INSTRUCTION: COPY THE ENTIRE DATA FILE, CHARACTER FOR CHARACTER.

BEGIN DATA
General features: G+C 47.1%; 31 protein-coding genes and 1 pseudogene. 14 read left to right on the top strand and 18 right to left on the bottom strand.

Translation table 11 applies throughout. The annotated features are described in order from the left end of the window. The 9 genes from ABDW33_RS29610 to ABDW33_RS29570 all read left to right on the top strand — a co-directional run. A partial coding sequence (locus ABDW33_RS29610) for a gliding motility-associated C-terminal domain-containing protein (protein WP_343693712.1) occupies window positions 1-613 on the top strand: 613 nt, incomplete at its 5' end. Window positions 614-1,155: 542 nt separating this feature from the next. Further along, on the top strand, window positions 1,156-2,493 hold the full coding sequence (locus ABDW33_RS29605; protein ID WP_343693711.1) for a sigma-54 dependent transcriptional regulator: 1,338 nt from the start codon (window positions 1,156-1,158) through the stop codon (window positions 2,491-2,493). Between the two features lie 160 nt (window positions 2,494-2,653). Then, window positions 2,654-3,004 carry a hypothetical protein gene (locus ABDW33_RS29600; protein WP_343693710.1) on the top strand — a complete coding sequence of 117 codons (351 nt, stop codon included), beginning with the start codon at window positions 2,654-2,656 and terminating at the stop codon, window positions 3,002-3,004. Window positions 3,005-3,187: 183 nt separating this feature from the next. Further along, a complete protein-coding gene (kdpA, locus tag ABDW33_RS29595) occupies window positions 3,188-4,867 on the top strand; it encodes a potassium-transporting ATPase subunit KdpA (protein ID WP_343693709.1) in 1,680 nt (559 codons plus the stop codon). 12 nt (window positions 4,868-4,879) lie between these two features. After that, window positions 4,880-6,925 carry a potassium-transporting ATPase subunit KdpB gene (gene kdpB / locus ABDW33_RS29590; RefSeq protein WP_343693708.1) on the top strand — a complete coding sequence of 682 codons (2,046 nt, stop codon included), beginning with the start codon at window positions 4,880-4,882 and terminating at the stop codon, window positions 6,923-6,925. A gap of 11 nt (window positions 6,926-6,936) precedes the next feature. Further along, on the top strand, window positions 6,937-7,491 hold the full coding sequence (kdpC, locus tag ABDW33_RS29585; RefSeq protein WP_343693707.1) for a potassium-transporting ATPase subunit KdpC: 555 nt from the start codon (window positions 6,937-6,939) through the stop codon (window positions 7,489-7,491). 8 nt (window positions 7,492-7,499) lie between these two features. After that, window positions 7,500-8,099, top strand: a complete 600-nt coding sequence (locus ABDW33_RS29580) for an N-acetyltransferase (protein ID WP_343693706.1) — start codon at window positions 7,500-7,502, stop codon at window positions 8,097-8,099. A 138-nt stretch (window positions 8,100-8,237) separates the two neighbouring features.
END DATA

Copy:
General features: G+C 47.1%; 31 protein-coding genes and 1 pseudogene. 14 read left to right on the top strand and 18 right to left on the bottom strand.

Translation table 11 applies throughout. The annotated features are described in order from the left end of the window. The 9 genes from ABDW33_RS29610 to ABDW33_RS29570 all read left to right on the top strand — a co-directional run. A partial coding sequence (locus ABDW33_RS29610) for a gliding motility-associated C-terminal domain-containing protein (protein WP_343693712.1) occupies window positions 1-613 on the top strand: 613 nt, incomplete at its 5' end. Window positions 614-1,155: 542 nt separating this feature from the next. Further along, on the top strand, window positions 1,156-2,493 hold the full coding sequence (locus ABDW33_RS29605; protein ID WP_343693711.1) for a sigma-54 dependent transcriptional regulator: 1,338 nt from the start codon (window positions 1,156-1,158) through the stop codon (window positions 2,491-2,493). Between the two features lie 160 nt (window positions 2,494-2,653). Then, window positions 2,654-3,004 carry a hypothetical protein gene (locus ABDW33_RS29600; protein WP_343693710.1) on the top strand — a complete coding sequence of 117 codons (351 nt, stop codon included), beginning with the start codon at window positions 2,654-2,656 and terminating at the stop codon, window positions 3,002-3,004. Window positions 3,005-3,187: 183 nt separating this feature from the next. Further along, a complete protein-coding gene (kdpA, locus tag ABDW33_RS29595) occupies window positions 3,188-4,867 on the top strand; it encodes a potassium-transporting ATPase subunit KdpA (protein ID WP_343693709.1) in 1,680 nt (559 codons plus the stop codon). 12 nt (window positions 4,868-4,879) lie between these two features. After that, window positions 4,880-6,925 carry a potassium-transporting ATPase subunit KdpB gene (gene kdpB / locus ABDW33_RS29590; RefSeq protein WP_343693708.1) on the top strand — a complete coding sequence of 682 codons (2,046 nt, stop codon included), beginning with the start codon at window positions 4,880-4,882 and terminating at the stop codon, window positions 6,923-6,925. A gap of 11 nt (window positions 6,926-6,936) precedes the next feature. Further along, on the top strand, window positions 6,937-7,491 hold the full coding sequence (kdpC, locus tag ABDW33_RS29585; RefSeq protein WP_343693707.1) for a potassium-transporting ATPase subunit KdpC: 555 nt from the start codon (window positions 6,937-6,939) through the stop codon (window positions 7,489-7,491). 8 nt (window positions 7,492-7,499) lie between these two features. After that, window positions 7,500-8,099, top strand: a complete 600-nt coding sequence (locus ABDW33_RS29580) for an N-acetyltransferase (protein ID WP_343693706.1) — start codon at window positions 7,500-7,502, stop codon at window positions 8,097-8,099. A 138-nt stretch (window positions 8,100-8,237) separates the two neighbouring features.